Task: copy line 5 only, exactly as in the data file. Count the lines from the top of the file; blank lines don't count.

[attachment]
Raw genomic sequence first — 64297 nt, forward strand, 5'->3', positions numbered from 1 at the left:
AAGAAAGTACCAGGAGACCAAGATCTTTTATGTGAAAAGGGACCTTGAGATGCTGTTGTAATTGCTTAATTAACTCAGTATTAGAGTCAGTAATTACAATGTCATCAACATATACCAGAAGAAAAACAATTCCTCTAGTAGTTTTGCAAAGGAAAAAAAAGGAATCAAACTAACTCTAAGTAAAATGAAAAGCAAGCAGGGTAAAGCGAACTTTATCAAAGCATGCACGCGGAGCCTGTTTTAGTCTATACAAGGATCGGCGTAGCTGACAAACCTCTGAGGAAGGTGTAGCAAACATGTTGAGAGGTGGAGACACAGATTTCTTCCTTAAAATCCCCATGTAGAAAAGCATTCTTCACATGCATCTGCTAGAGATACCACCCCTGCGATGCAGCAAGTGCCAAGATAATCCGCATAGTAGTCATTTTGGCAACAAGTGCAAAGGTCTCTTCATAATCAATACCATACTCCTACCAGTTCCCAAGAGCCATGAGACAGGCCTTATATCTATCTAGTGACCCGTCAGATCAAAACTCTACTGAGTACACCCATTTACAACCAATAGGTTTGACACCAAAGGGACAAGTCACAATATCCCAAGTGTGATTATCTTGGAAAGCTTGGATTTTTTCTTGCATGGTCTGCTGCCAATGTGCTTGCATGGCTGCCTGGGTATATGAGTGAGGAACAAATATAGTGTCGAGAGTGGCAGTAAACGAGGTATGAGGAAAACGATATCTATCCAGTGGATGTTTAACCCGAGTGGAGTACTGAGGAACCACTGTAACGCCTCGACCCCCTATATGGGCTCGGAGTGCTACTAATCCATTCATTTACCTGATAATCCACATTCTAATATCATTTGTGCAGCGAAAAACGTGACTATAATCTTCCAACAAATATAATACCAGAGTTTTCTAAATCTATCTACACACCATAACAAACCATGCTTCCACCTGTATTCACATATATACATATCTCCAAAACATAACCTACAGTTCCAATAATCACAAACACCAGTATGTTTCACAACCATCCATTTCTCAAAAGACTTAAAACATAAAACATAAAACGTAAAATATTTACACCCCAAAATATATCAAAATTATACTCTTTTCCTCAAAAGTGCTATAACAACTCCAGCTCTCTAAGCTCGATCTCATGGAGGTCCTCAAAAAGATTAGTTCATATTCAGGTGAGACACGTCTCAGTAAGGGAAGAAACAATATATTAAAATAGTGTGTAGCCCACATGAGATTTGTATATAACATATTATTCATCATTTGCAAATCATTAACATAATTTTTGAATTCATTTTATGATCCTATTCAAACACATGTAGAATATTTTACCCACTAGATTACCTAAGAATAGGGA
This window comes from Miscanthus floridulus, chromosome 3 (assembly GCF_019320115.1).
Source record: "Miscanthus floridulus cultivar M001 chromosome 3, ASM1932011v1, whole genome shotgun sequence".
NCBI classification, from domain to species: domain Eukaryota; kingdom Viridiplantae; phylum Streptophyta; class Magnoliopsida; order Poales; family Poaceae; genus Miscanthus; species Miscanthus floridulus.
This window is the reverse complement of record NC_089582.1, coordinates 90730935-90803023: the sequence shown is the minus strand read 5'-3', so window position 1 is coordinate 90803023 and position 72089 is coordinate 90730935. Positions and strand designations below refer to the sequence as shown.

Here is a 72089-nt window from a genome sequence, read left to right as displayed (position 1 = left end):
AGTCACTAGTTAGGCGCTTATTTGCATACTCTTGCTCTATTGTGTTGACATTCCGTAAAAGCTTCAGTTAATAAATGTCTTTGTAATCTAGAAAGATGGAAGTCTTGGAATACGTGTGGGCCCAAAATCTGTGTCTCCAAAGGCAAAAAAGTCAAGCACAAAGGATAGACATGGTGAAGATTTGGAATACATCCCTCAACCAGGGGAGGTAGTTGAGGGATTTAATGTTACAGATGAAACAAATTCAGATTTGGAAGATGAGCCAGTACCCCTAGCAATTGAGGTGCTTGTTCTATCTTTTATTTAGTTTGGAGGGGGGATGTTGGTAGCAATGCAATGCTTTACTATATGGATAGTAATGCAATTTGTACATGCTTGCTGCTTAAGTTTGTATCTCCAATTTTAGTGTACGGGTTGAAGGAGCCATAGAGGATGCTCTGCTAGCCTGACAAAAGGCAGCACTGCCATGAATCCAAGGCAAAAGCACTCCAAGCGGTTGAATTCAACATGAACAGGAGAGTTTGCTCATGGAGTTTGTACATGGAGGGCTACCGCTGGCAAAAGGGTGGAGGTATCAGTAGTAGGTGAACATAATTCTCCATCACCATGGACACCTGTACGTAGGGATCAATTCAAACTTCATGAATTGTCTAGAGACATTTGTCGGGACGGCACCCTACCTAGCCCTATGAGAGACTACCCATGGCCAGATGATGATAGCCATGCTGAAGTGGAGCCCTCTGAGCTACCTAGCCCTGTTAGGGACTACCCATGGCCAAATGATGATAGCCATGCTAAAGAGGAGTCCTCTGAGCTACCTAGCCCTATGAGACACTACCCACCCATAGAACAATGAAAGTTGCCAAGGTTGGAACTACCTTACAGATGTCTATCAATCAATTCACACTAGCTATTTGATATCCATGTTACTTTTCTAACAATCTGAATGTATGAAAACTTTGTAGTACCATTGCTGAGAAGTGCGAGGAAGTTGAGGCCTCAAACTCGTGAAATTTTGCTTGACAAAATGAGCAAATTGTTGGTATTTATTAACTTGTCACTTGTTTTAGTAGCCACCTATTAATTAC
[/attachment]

NCBI classification, from domain to species: domain Eukaryota; kingdom Viridiplantae; phylum Streptophyta; class Magnoliopsida; order Poales; family Poaceae; genus Miscanthus; species Miscanthus floridulus.